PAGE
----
Interested parties can buy the 92G Centurion Tactical from Wilson Combat as they receive it from the Beretta factory or with one of two trigger packages Wilson offers. One package includes Wilson Combat craftsmen polishing the engagement surfaces of the trigger and hammer. The other package includes everything the first offers but with all-new chrome-silicon springs. My test sample was prepared like this.
As I mentioned before, one of the reasons the Beretta M9 was never a go-to pistol for me was its long and heavy trigger pull. The Centurion, with its trigger job and chrome-silicon springs, is an entirely different gun. Though the DA trigger pull is still long, it’s silky smooth and breaks at just 7.5 pounds. For me, it is easy to maintain a sight picture while pressing the trigger through its long arc. The SA trigger pull—just 3.25 pounds—was crisp with just a little overtravel.
Wilson Combat doesn’t do anything mechanical to the Centurion to make it more accurate, though Joubert says Beretta slides and frames are selectively chosen for their tight fits. Beretta uses a stainless steel barrel measuring 4.3 inches in length. It is blackened with a Bruniton finish. A recessed target crown protects its rifling in the event it is dropped on its muzzle. And while the Centurion isn’t billed as a target gun, it certainly possesses match-like accuracy.
I did all of my accuracy testing at 25 yards, firing five shots to a group. I shot from a seated rest using a DOA Tactical portable shooting bench and utilizing a Millett BenchMaster for support. The light rail on the Beretta’s dust cover made for a stable rest while shooting. All of the groups were shot in SA mode.
To say that I was impressed would be an understatement. My groups ranged from 0.66 inches with Wilson Combat’s 135-grain remanufactured HBFN ammo to just under an inch. But what impressed me even more was that the Centurion fired all of the bullet weights, from DoubleTap’s 77-grain hollow points up to Sig Sauer’s 147-grain V-Crown JHPs, with equal accuracy.
When I fired the Centurion for the first time at the Athlon Rendezvous, it felt as though I couldn’t miss on steel targets set out at about 15 yards. During my field outing back home, I brought along an MGM BC C-Zone steel target to try some double-taps. The target approximates a USPSA target with the D-zone removed. Set up at 15 yards, I used a PACT timer to measure my splits, or time between shots. My splits ranged from a low of 0.18 to 0.23 seconds, with the average being 0.20 seconds. This surprised me even more than the Beretta’s accuracy. I am many years removed from USPSA competition, but splits of 0.20 seconds with a 1911 was about as good as I could ever do.
What didn’t surprise me about the Centurion was its legendary Beretta reliability. Not only did it feed, fire, extract and eject every load I put into it, from light handloads to serious self-defense rounds, but it seemed to do it effortlessly.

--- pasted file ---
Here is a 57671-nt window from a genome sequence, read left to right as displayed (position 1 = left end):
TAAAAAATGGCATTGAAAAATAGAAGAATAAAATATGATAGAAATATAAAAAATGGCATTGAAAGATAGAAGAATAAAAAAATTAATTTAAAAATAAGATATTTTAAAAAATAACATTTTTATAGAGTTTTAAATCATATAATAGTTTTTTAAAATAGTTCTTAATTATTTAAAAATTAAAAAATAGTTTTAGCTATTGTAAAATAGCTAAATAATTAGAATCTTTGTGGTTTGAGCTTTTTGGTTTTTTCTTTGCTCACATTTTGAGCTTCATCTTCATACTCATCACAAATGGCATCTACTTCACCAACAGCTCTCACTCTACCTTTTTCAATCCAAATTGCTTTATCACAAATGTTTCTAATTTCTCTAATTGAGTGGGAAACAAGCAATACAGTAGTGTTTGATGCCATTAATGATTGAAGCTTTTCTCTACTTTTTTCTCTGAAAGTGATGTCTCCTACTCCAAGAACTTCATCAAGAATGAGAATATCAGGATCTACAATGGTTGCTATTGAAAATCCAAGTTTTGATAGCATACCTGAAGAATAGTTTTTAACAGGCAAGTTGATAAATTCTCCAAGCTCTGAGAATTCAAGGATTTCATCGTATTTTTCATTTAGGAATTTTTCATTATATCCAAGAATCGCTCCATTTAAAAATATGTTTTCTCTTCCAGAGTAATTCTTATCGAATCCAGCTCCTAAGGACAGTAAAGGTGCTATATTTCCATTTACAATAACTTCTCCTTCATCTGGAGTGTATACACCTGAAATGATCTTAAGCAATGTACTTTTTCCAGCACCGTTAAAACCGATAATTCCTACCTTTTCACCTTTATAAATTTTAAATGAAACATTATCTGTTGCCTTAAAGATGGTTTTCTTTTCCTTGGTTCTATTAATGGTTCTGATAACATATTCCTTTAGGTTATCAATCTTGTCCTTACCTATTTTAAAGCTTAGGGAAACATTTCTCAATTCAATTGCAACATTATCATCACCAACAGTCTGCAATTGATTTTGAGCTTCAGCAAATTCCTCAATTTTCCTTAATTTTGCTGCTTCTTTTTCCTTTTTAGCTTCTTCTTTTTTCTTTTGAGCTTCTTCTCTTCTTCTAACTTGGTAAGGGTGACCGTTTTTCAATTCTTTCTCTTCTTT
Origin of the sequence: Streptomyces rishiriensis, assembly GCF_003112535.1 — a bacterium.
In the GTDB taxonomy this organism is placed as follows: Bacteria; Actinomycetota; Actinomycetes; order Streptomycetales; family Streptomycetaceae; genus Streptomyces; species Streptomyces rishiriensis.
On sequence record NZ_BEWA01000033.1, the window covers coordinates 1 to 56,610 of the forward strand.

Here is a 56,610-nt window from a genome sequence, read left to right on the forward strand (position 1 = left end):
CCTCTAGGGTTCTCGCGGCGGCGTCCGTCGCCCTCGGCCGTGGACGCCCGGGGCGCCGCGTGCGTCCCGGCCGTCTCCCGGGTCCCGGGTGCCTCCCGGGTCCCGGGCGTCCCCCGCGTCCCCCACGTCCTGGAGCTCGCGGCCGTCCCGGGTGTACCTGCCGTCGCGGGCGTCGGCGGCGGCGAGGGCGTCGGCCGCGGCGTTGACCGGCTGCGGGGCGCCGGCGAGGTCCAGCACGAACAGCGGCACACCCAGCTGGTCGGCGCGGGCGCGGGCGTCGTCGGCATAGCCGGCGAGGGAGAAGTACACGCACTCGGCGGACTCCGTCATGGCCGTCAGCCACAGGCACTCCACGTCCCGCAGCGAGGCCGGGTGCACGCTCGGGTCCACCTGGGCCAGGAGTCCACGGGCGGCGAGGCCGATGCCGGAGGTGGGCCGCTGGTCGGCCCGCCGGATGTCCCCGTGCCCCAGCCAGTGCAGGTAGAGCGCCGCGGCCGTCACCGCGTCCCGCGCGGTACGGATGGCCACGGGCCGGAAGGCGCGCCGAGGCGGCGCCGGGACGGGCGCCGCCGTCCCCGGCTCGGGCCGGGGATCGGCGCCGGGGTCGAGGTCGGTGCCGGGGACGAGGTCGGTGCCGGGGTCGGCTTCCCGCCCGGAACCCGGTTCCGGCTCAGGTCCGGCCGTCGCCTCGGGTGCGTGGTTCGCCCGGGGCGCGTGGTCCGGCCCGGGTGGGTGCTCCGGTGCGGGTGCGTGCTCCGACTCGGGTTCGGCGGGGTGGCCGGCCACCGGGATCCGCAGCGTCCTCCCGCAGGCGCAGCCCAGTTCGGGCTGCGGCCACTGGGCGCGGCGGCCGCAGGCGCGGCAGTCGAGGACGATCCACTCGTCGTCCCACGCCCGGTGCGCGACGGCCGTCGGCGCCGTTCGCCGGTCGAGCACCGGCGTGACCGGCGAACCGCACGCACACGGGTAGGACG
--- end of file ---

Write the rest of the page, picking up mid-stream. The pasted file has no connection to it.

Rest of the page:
The disassembly process follows that of M9- and 92-pattern guns. Remove the magazine and clear the chamber. Lock the slide to the rear and push the takedown lever button on the right side of the frame while pushing the takedown lever on the left side of the frame 45 degrees. Depress the slide stop and carefully run the slide and barrel assembly forward and off the frame. Turning the slide over, the recoil spring and steel guide rod can now be removed and the barrel can be lifted from the slide. That’s all there is to it for routine cleaning and maintenance of the 92G Centurion Tactical. Reassembly is in the reverse order.
I’m glad that I’ve had this opportunity to evaluate the Beretta/Wilson Combat 92G Centurion Tactical. Despite my previous prejudices against the M9 and 92 family of guns, this is a pistol that I’d carry anytime, anywhere. It feels good in my hand, has excellent balance and all the accuracy and reliability that a serious pistolero needs. Priced at $1,250, the Centurion impresses me as a lot of gun for the money!
Wilson/Beretta 92G Centurion Tactical Specs
- Caliber: 9mm
- Barrel: 4.3 inches
- OA Length: 7.75 inches
- Weight: 33.2 ounces (empty)
- Grips: VZ G10
- Sights: AmeriGlo Hackathorn front, Battlesight rear
- Action: DA/SA
- Finish: Matte black
- Capacity: 17+1, 20+1
- MSRP: $1,250
Wilson/Beretta 92G Centurion Tactical Performance
|Aguila 115 FMJ||1,205||0.76|
|DoubleTap 77 HP||1,552||0.73|
|Federal Train + Protect 115 VHP||1,205||0.81|
|Hornady 135 Critical Duty FlexLock +P||1,056||0.92|
|Precision Delta 124 JHP||1,116||0.82|
|Sig Sauer 147 V-Crown JHP||1,277||0.84|
|Wilson Combat 115 HAP||1,177||0.78|
|Wilson Combat 135 HBFN||939||0.66|
|Wilson Combat 95 TAC-XP +P||1,130||0.84|
*Bullet weight measured in grains, velocity measured in fps by chronograph and accuracy measured in inches for best five-shot groups at 25 yards.
For more information, visit wilsoncombat.com.
This article was originally published in the March/April 2018 issue of “Combat Handguns” To order a copy, visit outdoorgroupstore.com.